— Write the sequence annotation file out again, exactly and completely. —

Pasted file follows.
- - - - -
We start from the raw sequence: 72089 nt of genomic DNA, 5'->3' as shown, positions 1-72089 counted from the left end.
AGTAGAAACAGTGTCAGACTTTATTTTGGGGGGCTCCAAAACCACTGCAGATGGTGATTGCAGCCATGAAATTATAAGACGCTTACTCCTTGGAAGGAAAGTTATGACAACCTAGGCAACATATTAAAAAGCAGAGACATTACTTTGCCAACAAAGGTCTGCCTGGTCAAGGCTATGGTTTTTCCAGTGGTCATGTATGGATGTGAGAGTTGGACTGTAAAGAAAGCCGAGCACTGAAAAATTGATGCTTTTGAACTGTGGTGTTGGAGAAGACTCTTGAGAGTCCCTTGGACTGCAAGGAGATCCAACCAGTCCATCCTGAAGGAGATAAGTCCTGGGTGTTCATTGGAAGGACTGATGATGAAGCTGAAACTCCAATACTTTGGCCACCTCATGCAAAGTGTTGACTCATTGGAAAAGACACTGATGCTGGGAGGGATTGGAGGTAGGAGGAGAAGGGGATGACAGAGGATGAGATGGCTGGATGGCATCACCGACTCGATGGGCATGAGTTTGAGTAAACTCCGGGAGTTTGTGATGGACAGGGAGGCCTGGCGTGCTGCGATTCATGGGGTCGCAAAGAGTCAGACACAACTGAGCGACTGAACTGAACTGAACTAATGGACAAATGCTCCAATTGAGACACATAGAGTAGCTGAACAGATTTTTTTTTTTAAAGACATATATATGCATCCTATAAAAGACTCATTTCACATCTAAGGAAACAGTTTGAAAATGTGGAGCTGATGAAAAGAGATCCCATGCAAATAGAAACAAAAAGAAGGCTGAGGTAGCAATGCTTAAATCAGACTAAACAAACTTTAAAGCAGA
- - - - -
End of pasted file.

We start from the raw sequence: 72089 nt of genomic DNA, 5'->3' as shown, positions 1-72089 counted from the left end.
AGTAGAAACAGTGTCAGACTTTATTTTGGGGGGCTCCAAAACCACTGCAGATGGTGATTGCAGCCATGAAATTATAAGACGCTTACTCCTTGGAAGGAAAGTTATGACAACCTAGGCAACATATTAAAAAGCAGAGACATTACTTTGCCAACAAAGGTCTGCCTGGTCAAGGCTATGGTTTTTCCAGTGGTCATGTATGGATGTGAGAGTTGGACTGTAAAGAAAGCCGAGCACTGAAAAATTGATGCTTTTGAACTGTGGTGTTGGAGAAGACTCTTGAGAGTCCCTTGGACTGCAAGGAGATCCAACCAGTCCATCCTGAAGGAGATAAGTCCTGGGTGTTCATTGGAAGGACTGATGATGAAGCTGAAACTCCAATACTTTGGCCACCTCATGCAAAGTGTTGACTCATTGGAAAAGACACTGATGCTGGGAGGGATTGGAGGTAGGAGGAGAAGGGGATGACAGAGGATGAGATGGCTGGATGGCATCACCGACTCGATGGGCATGAGTTTGAGTAAACTCCGGGAGTTTGTGATGGACAGGGAGGCCTGGCGTGCTGCGATTCATGGGGTCGCAAAGAGTCAGACACAACTGAGCGACTGAACTGAACTGAACTAATGGACAAATGCTCCAATTGAGACACATAGAGTAGCTGAACAGATTTTTTTTTTTAAAGACATATATATGCATCCTATAAAAGACTCATTTCACATCTAAGGAAACAGTTTGAAAATGTGGAGCTGATGAAAAGAGATCCCATGCAAATAGAAACAAAAAGAAGGCTGAGGTAGCAATGCTTAAATCAGACTAAACAAACTTTAAAGCAGA